2 months ago

West Newsmagazine 2-14-18

Local news, local politics and community events for West St. Louis County Missouri.

10 I February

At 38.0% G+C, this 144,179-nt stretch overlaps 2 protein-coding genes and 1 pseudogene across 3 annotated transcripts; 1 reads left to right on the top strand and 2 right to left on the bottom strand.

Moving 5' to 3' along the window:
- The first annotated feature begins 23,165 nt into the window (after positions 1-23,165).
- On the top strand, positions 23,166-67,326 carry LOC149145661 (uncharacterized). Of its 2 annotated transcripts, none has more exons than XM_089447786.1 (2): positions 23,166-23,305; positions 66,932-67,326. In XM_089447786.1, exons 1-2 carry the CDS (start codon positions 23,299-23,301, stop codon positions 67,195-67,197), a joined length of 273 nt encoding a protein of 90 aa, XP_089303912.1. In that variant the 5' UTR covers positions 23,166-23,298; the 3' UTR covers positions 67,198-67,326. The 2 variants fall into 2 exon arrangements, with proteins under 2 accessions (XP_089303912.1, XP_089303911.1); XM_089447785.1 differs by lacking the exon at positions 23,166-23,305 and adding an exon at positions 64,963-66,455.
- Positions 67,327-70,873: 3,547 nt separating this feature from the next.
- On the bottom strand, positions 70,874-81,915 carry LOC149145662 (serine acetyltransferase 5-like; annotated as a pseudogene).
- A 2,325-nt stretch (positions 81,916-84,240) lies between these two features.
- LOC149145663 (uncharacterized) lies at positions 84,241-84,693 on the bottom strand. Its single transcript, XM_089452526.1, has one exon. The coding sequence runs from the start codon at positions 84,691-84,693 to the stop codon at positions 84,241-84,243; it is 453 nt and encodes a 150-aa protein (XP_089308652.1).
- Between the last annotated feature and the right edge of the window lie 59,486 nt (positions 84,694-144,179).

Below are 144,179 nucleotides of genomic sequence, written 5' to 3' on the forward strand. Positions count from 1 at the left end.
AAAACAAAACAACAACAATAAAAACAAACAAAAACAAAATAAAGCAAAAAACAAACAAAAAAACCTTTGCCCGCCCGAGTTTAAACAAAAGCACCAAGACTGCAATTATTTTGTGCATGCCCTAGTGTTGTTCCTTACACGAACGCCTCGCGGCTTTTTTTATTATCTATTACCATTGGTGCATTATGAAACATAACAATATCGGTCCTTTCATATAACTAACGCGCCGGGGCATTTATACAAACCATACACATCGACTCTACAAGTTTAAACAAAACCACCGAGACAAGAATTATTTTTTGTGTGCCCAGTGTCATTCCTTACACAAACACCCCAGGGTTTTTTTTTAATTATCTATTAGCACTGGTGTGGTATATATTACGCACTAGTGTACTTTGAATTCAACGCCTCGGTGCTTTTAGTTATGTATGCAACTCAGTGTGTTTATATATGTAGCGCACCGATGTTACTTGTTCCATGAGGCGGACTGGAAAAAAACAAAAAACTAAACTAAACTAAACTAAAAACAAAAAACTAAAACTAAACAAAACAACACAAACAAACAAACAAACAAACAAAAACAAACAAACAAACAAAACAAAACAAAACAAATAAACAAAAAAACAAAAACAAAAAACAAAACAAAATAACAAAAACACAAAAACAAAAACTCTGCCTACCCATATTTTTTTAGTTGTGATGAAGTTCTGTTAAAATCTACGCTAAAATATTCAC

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FACEBOOK.COM/WESTNEWSMAGAZINE WESTNEWSMAGAZINE.COM February 14, 2018 WEST NEWSMAGAZINE I NEWS I 11 Wildwood City Council resignations lead to talk of ‘political motivation’ By JESSICA MESZAROS Just a few months prior to the April 3 municipal election, two Wildwood City Councilmembers have resigned and two current candidates for the April 3 election have been tapped to take their place. Councilmembers Jerry Porter [Ward 6] and Larry Goodson [Ward 8] resigned between Feb. 2-6. According to Mayor Jim Bowlin, Porter’s resignation occurred due to family-related health concerns; Goodson’s resignation cited a potential conflict between the time needed for business concerns versus council endeavors. Both held council seats that expire in April with neither running for re-election. In the case of a resignation, or incomplete term, the Wildwood City Charter states: “A vacancy in the City Council shall be filled at the next general municipal election for which the full filing period remains. Until the person elected to serve the remainder of the unexpired term takes office, the Mayor, no later than thirty [30] days following a vacancy, with advice and consent of a majority of the members of the City Council shall appoint a qualified person to fill the office until the next general municipal election at which the vacancy is filled.” By Feb. 6, Bowlin had selected Brian Rull and Rob Meinert, candidates in the April 3 election, as nominees for Porter’s and Goodson’s seats, respectively. Rull and Meinert were to be presented on Feb. 12 [after presstime] for council approval. According to Bowlin, consideration of possible appointees to fill the vacancies began with Porter’s resignation and continued with Goodson’s resignation a few days later. Of choosing current candidates, Bowlin said, “I’m charged with using my best judgment. There can be a lot of good choices, but I can’t choose more than one.” Meinert said getting the call about the appointment in light of the resignations was a surprise. “I received a phone call Tuesday [Feb. 6] about it, and I was kind of shocked to hear about it from the mayor,” Meinert said. According to Bowlin, the nominees were chosen based on pre-existing interest in the city council along with increased residential recognition due to their present campaign efforts. Rull served as a trustee of the Rockwood Forest Association for 11 years. Meinert served on the city’s Charter Review Commission and the Park Action Plan Update. “One option that I did look at was the appointment of a placeholder for a couple months,” Bowlin said. “In other words, someone who hadn’t filed and someone who didn’t want to file and didn’t have interest, but I feel like that didn’t meet my obligations under the charter and wasn’t in my best judgment because that person might not be as motivated to serve their ward.” Rull is running against Cheryl Jordan for the Ward 6 seat. Jordan currently serves on the City’s Rural Internet Access Committee and has for over a year. Meinert is running against Niles Stephens. If elected, serving on the city council would constitute Stephens first public service in Wildwood government. According to Bowlin, Jordan and Stephens were made aware of the proposed appointments of Rull and Meinert. The candidates are backed by two active, and opposed organizations. We Are Wildwood claims to promote increased transparency and accountability of current city officials, including the upholding of the city’s charter. On its official website [], the group declares support for Stephens and Jordan. Progress for Wildwood, a designated political action committee [PAC], identifies its goals as implementing the Wildwood 2020 Plan proposed by Bowlin, implementing the Economic Development Element of the 2016 Master Plan and restoring Town Center development to the city’s original plan. The group’s official website is On Feb. 8, the group issued a press release proclaiming a list of endorsed April candidates, including Meinert and Rull. In an interview with West Newsmagazine, Meinert said, “I do support the mayor’s 2020 plan, because many of those items revolve around Ward 8, including the Master Plan and the downtown area.”’ The affiliations of the appointees, as well as a proposed city charter amendment [Proposition 3] on the April ballot regard- See WILDWOOD, page 34 New Eureka Elementary School on the horizon for Rockwood students, families By JESSICA MESZAROS In 2017, voters in the Rockwood School District approved Proposition Thrive [Prop T], allowing the district to issue general obligation bonds and borrow $95.5 million to upgrade and furnish facilities for multiple district schools. Today, the new Eureka Elementary School is taking shape to help accommodate an influx of students in time for the 2019-2020 school year. The proposed school is a 108,000-squarefoot, two-story facility that will accommodate about 600 students. It is the district’s first new school building since the establishment of Fairway Elementary in 2004. “We feel good about it,” Superintendent Dr. Eric Knost said. “We’re issuing bonds as we go, based on when we need them. We don’t want to hold money that we don’t need, and I think that we’ve done that effectively.” The estimated budget for Eureka Elementary is about $18.5 million, according to Prop T literature. The building will sit on about 13.5 acres off Rockwood Arbors Drive near Workman Road and Six Flags St. Louis. The site also is home to the Arbors of Rockwood, a McBride & Son Homes neighborhood that features multiple villa and single-family homes and about 164 acres of common ground. In addition to the A rendering of the new Eureka Elementary School; construction is expected to begin this spring. new elementary school, the neighborhood also boasts a dog park, public pavilions, walking trails and a community lake. According to Knost, the main purpose for constructing the elementary school is to comfortably accommodate the influx of new students due to the construction of multiple new neighborhoods, with the Arbors of Rockwood only serving as one example. Overall, the district expects to see the addition of over 2,300 new family homes in the area over the next five years. The new school will help the district keep class sizes within or below the standards designated by the Missouri Department of Elementary & Secondary Education [DESE]. Currently, Rockwood’s preferred class sizes consist of about 20 students in kindergarten through second grade and 23 students per class in grades five and six. DESE standards suggest about 25 students in kindergarten through second grade and 30 students for grades five and six. “It’s just a philosophical goal of mine to keep those class sizes down, and with 2,300 incoming homes, that’s really what we built Prop T around,” Knost said. Along with the new elementary school, new classrooms will be added at Geggie Elementary, along with repurposing the existing Eureka Elementary school for early childhood education and Rockwood School District programs. A large part of Prop T was the funding of collaborative elementary spaces equipped to teach STEM [science, technology, education and math] lessons, including computer programming, robotics, engineering and 3D design. According to Knost, the addition of a new school allows for innovative spaces to be constructed more efficiently alongside other amenities, like labs and libraries. “In essence, teachers can take lessons out of the classroom and into those innovative spaces,” Knost said. “Teachers can maybe teach math lessons designed around something project-based and experiment with robotics pieces, or conduct science experiments and other lessons. It’s really a resource for teachers as well as preparing kids for the 21st century.” Prop T provided about $41.8 million for the creation of specified STEM spaces in all Rockwood elementary schools as well as an estimated $12 million for the replacement of outdated technology. “This allows us to catch up on all the updates with one fell swoop with a much more appropriate building that’s more conducive to how we teach kids today,” Knost said. “It is space designed around the needs of our elementary kids, and we’re thrilled about that.” Competitive bids for the construction of the new elementary school will continue through the beginning of March with the goal of having contractor options to bring before the Board of Education for approval at its March 22 meeting. “Things are coming to fruition,” Knost said, noting that construction is scheduled to begin by mid-April.